THE Conservative Party has succeeded in their motion to rename the 1972 massacre in Derry, formerly known as ‘Bloody Sunday’, following a party-wide agreement that Northern Secretary Karen Bradley’s ‘dignified and appropriate’ remark in the Commons yesterday has ‘a nice ring to it’.
Although the 12-year Saville Inquiry found that the murders on that fateful day were both ‘unjustified’ and ‘unjustifiable’, a recent report has that suggested four soldiers involved in the shooting of 28 unarmed civilians might face custodial sentences prompting Bradley to make her comments about the Troubles, or ‘The Bloopers’ as they are now to be called.
Tories across the party agreed that the vernacular used when referring to the entirety of ‘The Bloopers’ needs to be addressed, in a bid to help the healing process, now to be known as ‘the forgetting process’.
“Here’s what we know to be true; there was a march in Londonderry to celebrate the free summer camps the British government had set up for impoverished Catholics who didn’t have the sense to live properly” said Bradley, going through the history books with a bottle of Tippex.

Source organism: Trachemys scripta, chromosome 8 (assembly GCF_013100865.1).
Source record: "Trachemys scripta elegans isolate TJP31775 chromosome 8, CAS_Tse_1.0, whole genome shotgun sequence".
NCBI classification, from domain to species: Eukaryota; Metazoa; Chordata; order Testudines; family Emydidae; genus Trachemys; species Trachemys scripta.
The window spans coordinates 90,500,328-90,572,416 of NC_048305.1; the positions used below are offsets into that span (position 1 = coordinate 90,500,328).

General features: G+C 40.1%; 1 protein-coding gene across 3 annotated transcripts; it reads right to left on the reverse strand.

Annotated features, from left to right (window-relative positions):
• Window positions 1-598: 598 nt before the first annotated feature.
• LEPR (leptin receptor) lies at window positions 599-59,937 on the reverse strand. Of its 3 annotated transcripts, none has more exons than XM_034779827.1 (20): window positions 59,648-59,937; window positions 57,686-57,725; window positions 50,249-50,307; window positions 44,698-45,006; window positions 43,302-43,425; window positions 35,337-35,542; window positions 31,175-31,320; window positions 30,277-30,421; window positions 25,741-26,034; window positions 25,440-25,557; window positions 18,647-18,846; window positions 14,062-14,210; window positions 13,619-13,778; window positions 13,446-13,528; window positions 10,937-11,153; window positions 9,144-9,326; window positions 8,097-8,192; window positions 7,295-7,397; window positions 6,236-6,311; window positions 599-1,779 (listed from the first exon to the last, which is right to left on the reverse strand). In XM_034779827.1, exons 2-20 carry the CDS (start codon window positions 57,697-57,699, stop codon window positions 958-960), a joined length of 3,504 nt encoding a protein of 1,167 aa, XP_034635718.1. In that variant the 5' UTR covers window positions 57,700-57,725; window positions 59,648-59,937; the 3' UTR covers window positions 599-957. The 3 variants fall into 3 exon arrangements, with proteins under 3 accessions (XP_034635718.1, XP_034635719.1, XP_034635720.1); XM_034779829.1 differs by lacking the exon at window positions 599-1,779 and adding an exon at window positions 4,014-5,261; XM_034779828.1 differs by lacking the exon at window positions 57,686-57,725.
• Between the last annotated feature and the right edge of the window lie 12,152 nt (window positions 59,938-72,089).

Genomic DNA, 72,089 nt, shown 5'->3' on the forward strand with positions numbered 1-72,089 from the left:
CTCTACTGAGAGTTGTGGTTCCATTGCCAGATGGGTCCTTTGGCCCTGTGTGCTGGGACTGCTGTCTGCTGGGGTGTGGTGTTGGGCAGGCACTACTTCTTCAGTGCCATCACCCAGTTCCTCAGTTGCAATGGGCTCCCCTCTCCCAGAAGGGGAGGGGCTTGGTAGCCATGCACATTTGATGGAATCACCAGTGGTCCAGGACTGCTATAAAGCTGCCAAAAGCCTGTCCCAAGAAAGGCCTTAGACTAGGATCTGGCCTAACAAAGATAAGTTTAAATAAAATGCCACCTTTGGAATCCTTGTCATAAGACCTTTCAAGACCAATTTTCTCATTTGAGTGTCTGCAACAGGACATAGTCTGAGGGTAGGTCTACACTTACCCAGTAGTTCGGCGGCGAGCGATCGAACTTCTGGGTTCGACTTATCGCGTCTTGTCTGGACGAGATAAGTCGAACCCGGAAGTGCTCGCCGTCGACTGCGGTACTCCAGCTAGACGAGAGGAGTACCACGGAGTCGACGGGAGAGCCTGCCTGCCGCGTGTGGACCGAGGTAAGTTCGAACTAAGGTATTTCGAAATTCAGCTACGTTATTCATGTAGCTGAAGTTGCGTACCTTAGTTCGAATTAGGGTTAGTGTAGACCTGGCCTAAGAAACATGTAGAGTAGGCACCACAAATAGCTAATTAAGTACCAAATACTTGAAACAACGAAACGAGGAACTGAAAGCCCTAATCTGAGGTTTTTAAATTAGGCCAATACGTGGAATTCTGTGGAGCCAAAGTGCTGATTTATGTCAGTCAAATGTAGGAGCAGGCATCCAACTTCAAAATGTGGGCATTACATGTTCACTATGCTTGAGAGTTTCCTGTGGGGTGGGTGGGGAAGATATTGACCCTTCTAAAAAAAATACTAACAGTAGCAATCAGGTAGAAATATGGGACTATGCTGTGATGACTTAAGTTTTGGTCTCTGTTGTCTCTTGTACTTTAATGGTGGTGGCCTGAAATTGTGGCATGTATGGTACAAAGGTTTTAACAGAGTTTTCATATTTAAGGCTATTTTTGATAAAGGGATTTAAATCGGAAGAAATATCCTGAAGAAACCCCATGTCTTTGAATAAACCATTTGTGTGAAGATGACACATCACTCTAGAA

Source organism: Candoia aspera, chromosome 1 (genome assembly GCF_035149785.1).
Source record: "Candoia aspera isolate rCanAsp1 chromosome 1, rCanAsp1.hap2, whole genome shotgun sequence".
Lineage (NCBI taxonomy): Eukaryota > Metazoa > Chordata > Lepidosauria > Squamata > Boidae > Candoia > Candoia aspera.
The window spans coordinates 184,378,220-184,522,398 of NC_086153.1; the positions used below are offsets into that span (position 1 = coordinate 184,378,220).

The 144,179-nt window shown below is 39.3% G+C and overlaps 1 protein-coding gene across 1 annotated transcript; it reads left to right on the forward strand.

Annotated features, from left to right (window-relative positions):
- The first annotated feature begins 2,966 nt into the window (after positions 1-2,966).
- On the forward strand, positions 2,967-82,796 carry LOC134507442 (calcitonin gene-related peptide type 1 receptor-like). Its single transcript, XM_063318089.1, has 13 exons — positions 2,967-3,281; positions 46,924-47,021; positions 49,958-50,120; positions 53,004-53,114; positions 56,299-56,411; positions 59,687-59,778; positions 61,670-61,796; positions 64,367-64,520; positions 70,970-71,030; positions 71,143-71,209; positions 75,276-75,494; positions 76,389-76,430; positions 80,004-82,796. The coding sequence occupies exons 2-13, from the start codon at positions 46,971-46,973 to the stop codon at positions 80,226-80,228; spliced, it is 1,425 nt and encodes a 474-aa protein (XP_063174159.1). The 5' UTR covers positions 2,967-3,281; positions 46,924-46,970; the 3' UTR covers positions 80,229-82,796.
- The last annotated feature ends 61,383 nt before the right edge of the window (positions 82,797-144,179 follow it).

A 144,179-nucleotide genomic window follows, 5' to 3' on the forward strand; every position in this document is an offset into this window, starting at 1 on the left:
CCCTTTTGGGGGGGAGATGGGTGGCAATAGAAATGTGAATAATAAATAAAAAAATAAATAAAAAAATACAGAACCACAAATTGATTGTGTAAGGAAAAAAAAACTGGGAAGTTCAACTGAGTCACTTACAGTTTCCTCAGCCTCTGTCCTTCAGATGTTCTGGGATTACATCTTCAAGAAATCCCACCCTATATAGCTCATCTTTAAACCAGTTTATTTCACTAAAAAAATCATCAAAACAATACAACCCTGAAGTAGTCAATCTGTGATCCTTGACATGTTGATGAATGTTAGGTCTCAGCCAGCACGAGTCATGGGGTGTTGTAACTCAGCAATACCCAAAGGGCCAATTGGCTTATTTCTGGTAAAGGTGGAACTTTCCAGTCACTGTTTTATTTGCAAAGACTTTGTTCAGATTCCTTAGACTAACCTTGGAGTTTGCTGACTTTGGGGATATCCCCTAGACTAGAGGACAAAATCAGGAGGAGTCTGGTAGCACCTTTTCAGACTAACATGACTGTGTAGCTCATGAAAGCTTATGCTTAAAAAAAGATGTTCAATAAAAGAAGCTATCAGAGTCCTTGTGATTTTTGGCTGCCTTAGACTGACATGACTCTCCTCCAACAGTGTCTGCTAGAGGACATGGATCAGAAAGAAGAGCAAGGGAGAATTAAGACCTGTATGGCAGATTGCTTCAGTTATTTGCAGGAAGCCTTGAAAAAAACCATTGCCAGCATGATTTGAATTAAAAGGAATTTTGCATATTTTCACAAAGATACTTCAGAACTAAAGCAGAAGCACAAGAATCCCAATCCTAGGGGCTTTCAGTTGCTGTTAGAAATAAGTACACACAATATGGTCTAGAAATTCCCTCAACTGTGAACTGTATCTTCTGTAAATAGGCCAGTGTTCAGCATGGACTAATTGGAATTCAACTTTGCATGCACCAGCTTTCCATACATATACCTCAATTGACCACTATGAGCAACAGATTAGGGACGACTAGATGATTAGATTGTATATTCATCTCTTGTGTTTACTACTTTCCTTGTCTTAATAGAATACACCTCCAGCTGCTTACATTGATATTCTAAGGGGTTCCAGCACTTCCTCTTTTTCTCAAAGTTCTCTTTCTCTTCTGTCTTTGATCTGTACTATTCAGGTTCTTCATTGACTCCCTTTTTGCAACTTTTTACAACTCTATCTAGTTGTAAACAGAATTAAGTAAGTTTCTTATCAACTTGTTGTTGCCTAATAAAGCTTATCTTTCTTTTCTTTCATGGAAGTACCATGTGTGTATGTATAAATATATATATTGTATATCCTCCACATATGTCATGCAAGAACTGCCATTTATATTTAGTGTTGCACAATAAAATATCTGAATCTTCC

“They met a bunch of jolly British chaps who were having an extended holiday in the area with 21,000 of their fellow dignified colleagues, there was a bit of argy bargy, and then later in the day 14 of the Catholics died from a delayed response to the famine. I really can’t see what the problem is”.
The move to re-name Bloody Sunday comes as tensions continue to mount in the North ahead of a potential post-Brexit hard border, which the Tory party are confident that they’ll be able to pin the blame for on another group of oppressed civilians in no time.